Thalía

Thalia [2003]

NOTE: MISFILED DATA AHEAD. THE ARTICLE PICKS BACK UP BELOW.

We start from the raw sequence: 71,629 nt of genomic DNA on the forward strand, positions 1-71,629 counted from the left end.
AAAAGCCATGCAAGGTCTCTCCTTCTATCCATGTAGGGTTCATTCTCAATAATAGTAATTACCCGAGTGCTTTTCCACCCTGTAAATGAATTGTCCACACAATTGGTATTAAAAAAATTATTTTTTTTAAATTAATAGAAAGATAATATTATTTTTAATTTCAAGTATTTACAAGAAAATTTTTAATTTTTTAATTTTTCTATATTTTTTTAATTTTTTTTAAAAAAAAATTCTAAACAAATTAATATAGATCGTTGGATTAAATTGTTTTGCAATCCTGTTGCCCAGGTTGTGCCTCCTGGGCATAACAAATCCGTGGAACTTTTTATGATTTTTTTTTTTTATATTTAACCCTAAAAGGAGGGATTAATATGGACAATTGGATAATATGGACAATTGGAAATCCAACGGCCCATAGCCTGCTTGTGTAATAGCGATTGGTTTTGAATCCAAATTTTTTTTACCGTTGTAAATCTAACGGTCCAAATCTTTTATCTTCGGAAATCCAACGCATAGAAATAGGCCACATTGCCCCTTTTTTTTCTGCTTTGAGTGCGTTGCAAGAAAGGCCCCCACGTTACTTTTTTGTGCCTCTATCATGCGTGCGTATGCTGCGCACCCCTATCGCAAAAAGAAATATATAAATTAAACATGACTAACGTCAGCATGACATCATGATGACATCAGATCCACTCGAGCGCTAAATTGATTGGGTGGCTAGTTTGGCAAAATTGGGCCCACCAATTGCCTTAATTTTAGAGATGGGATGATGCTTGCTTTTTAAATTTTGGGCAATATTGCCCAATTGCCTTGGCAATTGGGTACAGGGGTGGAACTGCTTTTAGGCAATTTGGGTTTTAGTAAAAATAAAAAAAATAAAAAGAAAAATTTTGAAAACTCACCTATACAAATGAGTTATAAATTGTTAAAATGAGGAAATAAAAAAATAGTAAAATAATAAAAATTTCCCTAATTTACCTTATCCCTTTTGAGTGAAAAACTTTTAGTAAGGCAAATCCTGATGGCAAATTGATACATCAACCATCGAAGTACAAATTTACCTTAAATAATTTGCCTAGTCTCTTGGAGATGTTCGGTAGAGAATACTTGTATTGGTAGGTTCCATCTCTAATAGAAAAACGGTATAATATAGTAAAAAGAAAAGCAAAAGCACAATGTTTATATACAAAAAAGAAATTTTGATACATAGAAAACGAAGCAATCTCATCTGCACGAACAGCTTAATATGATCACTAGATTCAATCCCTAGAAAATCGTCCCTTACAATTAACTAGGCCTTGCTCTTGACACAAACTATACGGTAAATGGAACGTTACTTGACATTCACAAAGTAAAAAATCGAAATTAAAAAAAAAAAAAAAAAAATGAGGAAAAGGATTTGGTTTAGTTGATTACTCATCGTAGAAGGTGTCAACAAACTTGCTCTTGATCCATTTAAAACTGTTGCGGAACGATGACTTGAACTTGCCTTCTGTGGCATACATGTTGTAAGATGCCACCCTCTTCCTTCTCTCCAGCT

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Thalía's string of Latin albums were calculated and executed for maximum appeal -- 2000's Arrasando was, after all, named after a popular Mexican soap opera. While the sounds were predictable, they were also immediately danceable, and smartly showcased the delectable Thalía herself. Given all of this, it's not surprising that the Latin superstar's English-language debut is equally fine-tuned. Before it becomes a Spanish-language album in its second half, Thalía runs artfully through the styles that have dominated the urban club/dance scene at least since the late '90s. Thalía trades lines Ashanti-style with Fat Joe on "I Want You" (which also cops the hook of the late Big Punisher's classic -- and better -- single "Still Not a Player"). She sells the positive-thinking vibe of the dancefloor-ready "Don't Look Back," but the song was much better as Kylie Minogue's "Love at First Sight." Beginning to see a pattern? It's true that with music such as this, the overall image of an artist -- stylization in both sound and sight -- is more marketable than breaking new ground. Thalía understands this from her Latin work. But from its bland photography, which dilutes her inherent diva-ness in favor of a generic (read: Americanized) sexy pop star layout, to tracks like "Misbehavin'" and "What's It Gonna Be Boy?," Thalía's official U.S. debut is a sleepwalking affair that lumps her into the throng of performers hoping to steal a little bit of J.Lo's bling-bling. It's unfortunate that Thalía's talent is misdirected into sound-alike territory, since she sounds so strong on the stirring "Closer to You" and "Save the Day" -- two surging dance ballads that suggest the mature sound of Des'Ree. It can be said that the songs are just another style Thalía is trying on; however, it's obvious in her expressive vocal that this is where she belongs, which is more than can be said for her tepid TRL duet with Fat Joe. The album is doubly disappointing, since its second half consists mostly of Spanish-language versions of the singles in its first half. Thalía was designed to show America what Mexico and the world have known for years about the artist. Unfortunately, it never focuses long enough on one thing to allow its star to truly emerge.

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